- 711, the most active and best conditioned machine, was flown by Enrique Carreras, Álvaro Prendes, Alberto Fernández and Rafael Del Pino.
- 713 was shared by Fernández and Del Pino.
- 715 was destroyed as a result of a direct hit in the first wave of attacks against San Antonio de los Baños Air Force Base on April 15.
(With regard to the two remaining original T-33As, 701 was destroyed before the invasion, as the result of a training exercise flameout, with Del Pino and instructor Martín Klein at the controls; 705 exploded over the Escambray mountains in the late Batista era, while carrying a ‘home-made’ bomb, which detonated prematurely.)
1 The invading B-26s were divided into three flights:
Target: Ciudad Libertad, Havana
Puma One: José Crespo, pilot. Lorenzo Pérez-Lorenzo, navigator.
Puma Two: Daniel Fernández-Mon. Gastón Pérez.
Puma Three: Osvaldo Piedra. José Fernández.
Target: San Antonio de los Baños Air Force Base
Linda One: Luis Cosme. Nildo Batista.
Linda Two: René García. Luis Ardois.
Linda Three: Alfredo Caballero. Alfredo Maza.
Target: Antonio Maceo International Airport, Santiago de Cuba
Gorilla One: Gustavo Ponzoa. Rafael García Pujol.
Gorilla Two: Gonzalo Herrera. Angel López.
2 Most pilots from both sides were well known to each other. In fact, little more than a few months before the battle, they had been sharing the cockpits of Cuba’s civilian and military aircraft. The book “Operation Puma” is available in both English and Spanish and effectively relates the Bay of Pigs air encounters from the Brigade pilots’ point of view.
3 One Brigade B-26, ‘Puma Three’, was destroyed by anti-aircraft installations, crashing into the sea in front of the Comodoro Hotel. The starboard engine of a second aircraft , ‘Puma One’, was knocked out and the pilot was forced to make an emergency landing at Boca Chica Naval Air Station, on Key West, Florida.
Cuban Air Force Pilots
Cuban Air Force Ground Crews
During the course of researching this topic, I had the great pleasure of meeting three of the defending pilots involved. I first met Álvaro Prendes Quintana at his home in Havana in 1992 as a result of an introduction by Capt. Orestes Del Río Herrera, the first commanding officer of the Fuerza Aérea Rebelde, the Rebel Air Force.
Col. Prendes, as he was when I met him, was typical of pilots everywhere – warm, friendly and ready to talk for hours about flying. Unfortunately for him, he was also typical in other ways. He was not a true dissident in the dictionary sense, but he did have the fighter jock’s habit of saying what he felt and when a letter to Fidel Castro, in which he requested democratic changes in the country’s policies, failed to achieve any positive results, he spoke to the foreign press about his views. These actions made him unpopular with his government, to say the least, and eventually, thanks to his position as a popular hero, he was granted permission to leave for the United States, where he currently resides.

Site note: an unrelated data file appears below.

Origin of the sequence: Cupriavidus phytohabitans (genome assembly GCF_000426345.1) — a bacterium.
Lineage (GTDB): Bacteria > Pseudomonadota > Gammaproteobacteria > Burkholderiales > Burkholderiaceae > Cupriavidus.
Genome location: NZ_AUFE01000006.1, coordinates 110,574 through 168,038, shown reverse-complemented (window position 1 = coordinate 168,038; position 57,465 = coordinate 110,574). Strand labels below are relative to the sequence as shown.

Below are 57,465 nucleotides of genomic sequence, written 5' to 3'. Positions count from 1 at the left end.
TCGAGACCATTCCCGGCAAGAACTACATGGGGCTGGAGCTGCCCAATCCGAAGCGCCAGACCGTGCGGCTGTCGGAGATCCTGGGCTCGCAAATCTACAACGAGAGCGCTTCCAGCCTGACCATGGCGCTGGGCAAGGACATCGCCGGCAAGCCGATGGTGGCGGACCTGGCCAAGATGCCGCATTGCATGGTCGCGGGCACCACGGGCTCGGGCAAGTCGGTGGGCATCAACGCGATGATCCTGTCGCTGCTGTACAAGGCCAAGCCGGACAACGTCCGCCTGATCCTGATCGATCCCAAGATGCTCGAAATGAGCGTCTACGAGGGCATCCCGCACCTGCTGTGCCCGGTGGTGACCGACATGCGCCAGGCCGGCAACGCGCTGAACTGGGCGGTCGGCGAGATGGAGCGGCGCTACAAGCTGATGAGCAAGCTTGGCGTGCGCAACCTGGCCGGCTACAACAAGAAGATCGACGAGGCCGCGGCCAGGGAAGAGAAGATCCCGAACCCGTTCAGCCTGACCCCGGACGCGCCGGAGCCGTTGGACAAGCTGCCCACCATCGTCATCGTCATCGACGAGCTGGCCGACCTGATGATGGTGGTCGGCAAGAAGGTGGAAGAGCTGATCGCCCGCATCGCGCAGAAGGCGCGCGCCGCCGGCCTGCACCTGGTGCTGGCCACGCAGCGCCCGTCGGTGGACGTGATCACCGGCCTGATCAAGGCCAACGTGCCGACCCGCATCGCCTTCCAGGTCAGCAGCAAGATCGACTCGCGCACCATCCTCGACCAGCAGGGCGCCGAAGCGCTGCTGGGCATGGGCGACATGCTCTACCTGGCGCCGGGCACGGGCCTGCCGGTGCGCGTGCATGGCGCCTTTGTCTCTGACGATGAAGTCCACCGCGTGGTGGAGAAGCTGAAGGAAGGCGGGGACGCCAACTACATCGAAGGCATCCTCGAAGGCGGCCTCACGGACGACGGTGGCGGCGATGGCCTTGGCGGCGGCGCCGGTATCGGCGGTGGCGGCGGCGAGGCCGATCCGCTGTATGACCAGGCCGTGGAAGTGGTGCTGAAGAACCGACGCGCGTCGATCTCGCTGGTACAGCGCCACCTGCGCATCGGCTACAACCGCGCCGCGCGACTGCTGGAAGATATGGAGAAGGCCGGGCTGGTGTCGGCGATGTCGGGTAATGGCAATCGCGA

Shortly after my first meeting with Col. Prendes, I was introduced, again by Capt. Del Rio, to then Brigadier General Enrique Carreras Rolas. My book, ‘Harvard! The North American Trainers in Canada‘, had just been published and acted, as it has so often, as an effective ice breaker. Both Del Rio and Carreras had logged many hours in these aircraft. Unfortunately for me, General Carreras was still on active duty, serving in the Ministry of the Armed Forces and I was not able to establish further meetings.
Most people interested in this subject will be familiar with the name of General Rafael Del Pino Diaz. After rising through the ranks to command the Cuban Air Force, he became so disenchanted with his country’s policies that he planned and executed a daring escape with his wife, two year old daughter and one of his adult sons. In 1987, he took off from Havana in a Cessna 402 which was at his disposal and never looked back. Chased by two MiG-23BNs from San Antonio de los Baños Air Force Base, he succeeded in reaching U.S. airspace before he could be intercepted. He now lives under the protection of the United States government.
Douglas Rudd died in Miami in early 1992 while visiting the home of Eduardo Ferrer, one of the air commanders of Brigade 2506. Later that same month, I was able to spend several enjoyable hours with Eduardo, although it was a huge disappointment to realize how close I had come to meeting another of the Cuban ‘few’.
Gustavo Bourzac died in Cuba. Jack Lagás died in an aviation accident in Chile. Alberto Fernández, when last I heard, still resides in Havana. Ernesto Guerrero originally returned to his native Nicaragua, but now lives in California.
– Book “Proa a la Libertad“, Rafael Del Pino, Editorial Planeta Mexicana, 1990.
– Book “En el Punto Rojo de mi Kolimador“, Alvaro Prendes, Editorial de Arte y Literatura, 1976.
– Book “Operation Puma“, Eduardo Ferrer, 1975. (English edition 1982.)
– Weekly Newspaper “Granma Semanal”, various editions.
Color profiles by Chuck Acree.